TV

Stephen Colbert named next host of 'Late Show'

April 10, 2014 at 12:01 PM ET

Just a week after David Letterman announced his retirement, CBS officially announced the longtime host's "Late Show" replacement: Stephen Colbert. 

“Simply being a guest on David Letterman’s show has been a highlight of my career,” Colbert said in a statement. “I never dreamed that I would follow in his footsteps, though everyone in late night follows Dave’s lead.”

“I’m thrilled and grateful that CBS chose me. Now, if you’ll excuse me, I have to go grind a gap in my front teeth,” he joked.

After the announcement, Letterman chimed in with his support for his successor.

"Stephen has always been a real friend to me. I'm very excited for him, and I'm flattered that CBS chose him," Letterman said in a statement. "I also happen to know they wanted another guy with glasses."

Colbert, who currently helms Comedy Central's "Colbert Report" as a faux conservative, will leave the character behind when he takes over "Late Show."

"I won't be doing the new show in character, so we'll all get to find out how much of him was me," Colbert said. "I'm looking forward to it."

The comedian, who signed a five-year deal with CBS, does not yet have a start date for his new gig. "Specific creative elements, as well as the producers and locations for the Colbert-hosted 'Late Show' will be determined at a later date," CBS said.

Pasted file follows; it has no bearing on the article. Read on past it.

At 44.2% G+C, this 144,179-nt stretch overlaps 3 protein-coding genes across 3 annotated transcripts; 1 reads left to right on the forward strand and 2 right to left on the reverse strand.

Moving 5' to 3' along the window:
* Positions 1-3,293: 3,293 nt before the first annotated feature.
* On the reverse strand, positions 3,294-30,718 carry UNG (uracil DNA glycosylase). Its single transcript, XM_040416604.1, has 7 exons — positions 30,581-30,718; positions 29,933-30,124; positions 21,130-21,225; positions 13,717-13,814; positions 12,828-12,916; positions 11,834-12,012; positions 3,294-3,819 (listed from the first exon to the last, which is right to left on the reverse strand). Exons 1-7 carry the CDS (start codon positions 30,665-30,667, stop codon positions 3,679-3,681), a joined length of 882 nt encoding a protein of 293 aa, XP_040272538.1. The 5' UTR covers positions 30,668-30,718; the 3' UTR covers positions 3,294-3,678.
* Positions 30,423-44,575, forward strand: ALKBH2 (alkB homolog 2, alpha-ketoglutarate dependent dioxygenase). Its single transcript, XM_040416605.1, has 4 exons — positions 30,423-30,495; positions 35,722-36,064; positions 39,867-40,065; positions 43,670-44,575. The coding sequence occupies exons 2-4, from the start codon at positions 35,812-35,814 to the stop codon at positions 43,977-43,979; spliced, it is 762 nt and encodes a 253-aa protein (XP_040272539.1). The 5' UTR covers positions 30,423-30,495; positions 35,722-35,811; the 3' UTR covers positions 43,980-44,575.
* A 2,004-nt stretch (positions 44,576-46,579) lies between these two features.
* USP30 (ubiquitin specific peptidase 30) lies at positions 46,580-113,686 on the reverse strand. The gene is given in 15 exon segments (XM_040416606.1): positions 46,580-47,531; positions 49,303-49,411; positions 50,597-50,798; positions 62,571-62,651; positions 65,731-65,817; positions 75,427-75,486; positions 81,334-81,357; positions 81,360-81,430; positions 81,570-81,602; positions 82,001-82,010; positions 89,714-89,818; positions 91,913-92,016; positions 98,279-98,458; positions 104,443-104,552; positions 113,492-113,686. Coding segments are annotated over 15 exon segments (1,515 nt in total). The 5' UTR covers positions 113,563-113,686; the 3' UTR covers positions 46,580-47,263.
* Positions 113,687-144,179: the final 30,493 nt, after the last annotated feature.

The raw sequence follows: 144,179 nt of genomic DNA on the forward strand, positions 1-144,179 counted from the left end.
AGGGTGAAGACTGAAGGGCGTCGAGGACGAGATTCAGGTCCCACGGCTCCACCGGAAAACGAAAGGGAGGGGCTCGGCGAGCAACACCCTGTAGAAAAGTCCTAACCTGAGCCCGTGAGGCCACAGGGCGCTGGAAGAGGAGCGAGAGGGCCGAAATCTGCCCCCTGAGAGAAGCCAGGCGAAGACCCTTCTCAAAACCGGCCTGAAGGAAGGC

"Stephen Colbert is one of the most inventive and respected forces on television,” Leslie Moonves, president and CEO of CBS, said in a statement. “David Letterman’s legacy and accomplishments are an incredible source of pride for all of us here, and today’s announcement speaks to our commitment of upholding what he established for CBS in late night.”

With the comedian moving to CBS, Comedy Central announced that "Colbert Report" would be ending.

"Comedy Central is proud that the incredibly talented Stephen Colbert has been part of our family for two decades. We look forward to the next eight months of the ground-breaking 'Colbert Report' and wish Stephen the very best," the network said in a statement.

Even before Colbert was announced as the new "Late Show" host, "Daily Show" host Jon Stewart had thrown his support behind Colbert, who used to write and appear on Stewart's Comedy Central program.

"He's wonderful in 'Colbert Report,' but he's got gears he hasn't even shown people yet," Stewart told Vulture. "He's got some skill sets that are really applicable, interviewing-wise, but also he's a really, really good actor and also an excellent improvisational comedian."

His late-night comrades celebrated the news on Twitter.

Colbert's new gig keeps him pitted against former "best friend for six months" turned "eternal enemy forever" Jimmy Fallon, who recently took over the "Tonight Show" from Jay Leno. The two have had a friendly rivalry for years, from dueling over their respective Ben and Jerry's ice cream flavors to facing off in the same Emmy category — outstanding variety, music or comedy series.

Colbert has won seven Emmys for his work in late-night TV.

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